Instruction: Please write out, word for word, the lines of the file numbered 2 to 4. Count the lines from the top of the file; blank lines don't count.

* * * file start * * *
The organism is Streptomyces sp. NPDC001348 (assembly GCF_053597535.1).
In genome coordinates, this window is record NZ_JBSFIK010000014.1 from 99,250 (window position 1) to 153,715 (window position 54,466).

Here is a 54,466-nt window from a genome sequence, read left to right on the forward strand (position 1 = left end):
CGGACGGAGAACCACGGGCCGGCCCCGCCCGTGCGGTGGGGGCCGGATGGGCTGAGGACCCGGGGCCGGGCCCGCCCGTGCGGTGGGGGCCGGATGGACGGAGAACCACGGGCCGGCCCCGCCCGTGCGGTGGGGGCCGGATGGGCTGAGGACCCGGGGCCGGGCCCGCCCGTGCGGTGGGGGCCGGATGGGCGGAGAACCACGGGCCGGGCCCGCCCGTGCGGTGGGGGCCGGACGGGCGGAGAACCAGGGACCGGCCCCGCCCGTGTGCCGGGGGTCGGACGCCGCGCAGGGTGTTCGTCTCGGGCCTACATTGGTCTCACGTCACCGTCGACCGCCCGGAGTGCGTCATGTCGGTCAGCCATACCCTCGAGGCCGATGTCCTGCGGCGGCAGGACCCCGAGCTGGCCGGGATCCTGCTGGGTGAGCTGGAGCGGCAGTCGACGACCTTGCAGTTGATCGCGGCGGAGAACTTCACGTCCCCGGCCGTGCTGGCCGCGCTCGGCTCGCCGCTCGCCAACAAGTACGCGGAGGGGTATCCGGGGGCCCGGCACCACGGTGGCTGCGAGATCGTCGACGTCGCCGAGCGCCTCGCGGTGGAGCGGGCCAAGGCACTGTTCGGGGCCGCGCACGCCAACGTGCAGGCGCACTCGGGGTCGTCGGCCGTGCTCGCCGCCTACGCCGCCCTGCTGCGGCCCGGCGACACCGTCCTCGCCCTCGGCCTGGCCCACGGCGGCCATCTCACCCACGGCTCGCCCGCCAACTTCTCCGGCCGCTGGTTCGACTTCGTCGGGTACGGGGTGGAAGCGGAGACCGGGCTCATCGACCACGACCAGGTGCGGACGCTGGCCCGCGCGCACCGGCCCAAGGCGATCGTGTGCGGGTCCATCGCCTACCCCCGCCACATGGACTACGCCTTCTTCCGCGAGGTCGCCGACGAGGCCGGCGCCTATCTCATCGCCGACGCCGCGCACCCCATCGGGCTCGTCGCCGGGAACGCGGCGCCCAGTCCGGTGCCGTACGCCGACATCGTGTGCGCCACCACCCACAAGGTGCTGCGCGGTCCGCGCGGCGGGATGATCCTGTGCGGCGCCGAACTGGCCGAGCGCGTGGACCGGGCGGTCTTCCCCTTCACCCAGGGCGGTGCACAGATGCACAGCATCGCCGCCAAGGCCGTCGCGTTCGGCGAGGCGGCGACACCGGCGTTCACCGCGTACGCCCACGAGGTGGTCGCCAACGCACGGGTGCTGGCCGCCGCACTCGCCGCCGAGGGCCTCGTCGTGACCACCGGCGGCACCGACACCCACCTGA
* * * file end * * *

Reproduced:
In genome coordinates, this window is record NZ_JBSFIK010000014.1 from 99,250 (window position 1) to 153,715 (window position 54,466).

Here is a 54,466-nt window from a genome sequence, read left to right on the forward strand (position 1 = left end):
CGGACGGAGAACCACGGGCCGGCCCCGCCCGTGCGGTGGGGGCCGGATGGGCTGAGGACCCGGGGCCGGGCCCGCCCGTGCGGTGGGGGCCGGATGGACGGAGAACCACGGGCCGGCCCCGCCCGTGCGGTGGGGGCCGGATGGGCTGAGGACCCGGGGCCGGGCCCGCCCGTGCGGTGGGGGCCGGATGGGCGGAGAACCACGGGCCGGGCCCGCCCGTGCGGTGGGGGCCGGACGGGCGGAGAACCAGGGACCGGCCCCGCCCGTGTGCCGGGGGTCGGACGCCGCGCAGGGTGTTCGTCTCGGGCCTACATTGGTCTCACGTCACCGTCGACCGCCCGGAGTGCGTCATGTCGGTCAGCCATACCCTCGAGGCCGATGTCCTGCGGCGGCAGGACCCCGAGCTGGCCGGGATCCTGCTGGGTGAGCTGGAGCGGCAGTCGACGACCTTGCAGTTGATCGCGGCGGAGAACTTCACGTCCCCGGCCGTGCTGGCCGCGCTCGGCTCGCCGCTCGCCAACAAGTACGCGGAGGGGTATCCGGGGGCCCGGCACCACGGTGGCTGCGAGATCGTCGACGTCGCCGAGCGCCTCGCGGTGGAGCGGGCCAAGGCACTGTTCGGGGCCGCGCACGCCAACGTGCAGGCGCACTCGGGGTCGTCGGCCGTGCTCGCCGCCTACGCCGCCCTGCTGCGGCCCGGCGACACCGTCCTCGCCCTCGGCCTGGCCCACGGCGGCCATCTCACCCACGGCTCGCCCGCCAACTTCTCCGGCCGCTGGTTCGACTTCGTCGGGTACGGGGTGGAAGCGGAGACCGGGCTCATCGACCACGACCAGGTGCGGACGCTGGCCCGCGCGCACCGGCCCAAGGCGATCGTGTGCGGGTCCATCGCCTACCCCCGCCACATGGACTACGCCTTCTTCCGCGAGGTCGCCGACGAGGCCGGCGCCTATCTCATCGCCGACGCCGCGCACCCCATCGGGCTCGTCGCCGGGAACGCGGCGCCCAGTCCGGTGCCGTACGCCGACATCGTGTGCGCCACCACCCACAAGGTGCTGCGCGGTCCGCGCGGCGGGATGATCCTGTGCGGCGCCGAACTGGCCGAGCGCGTGGACCGGGCGGTCTTCCCCTTCACCCAGGGCGGTGCACAGATGCACAGCATCGCCGCCAAGGCCGTCGCGTTCGGCGAGGCGGCGACACCGGCGTTCACCGCGTACGCCCACGAGGTGGTCGCCAACGCACGGGTGCTGGCCGCCGCACTCGCCGCCGAGGGCCTCGTCGTGACCACCGGCGGCACCGACACCCACCTGA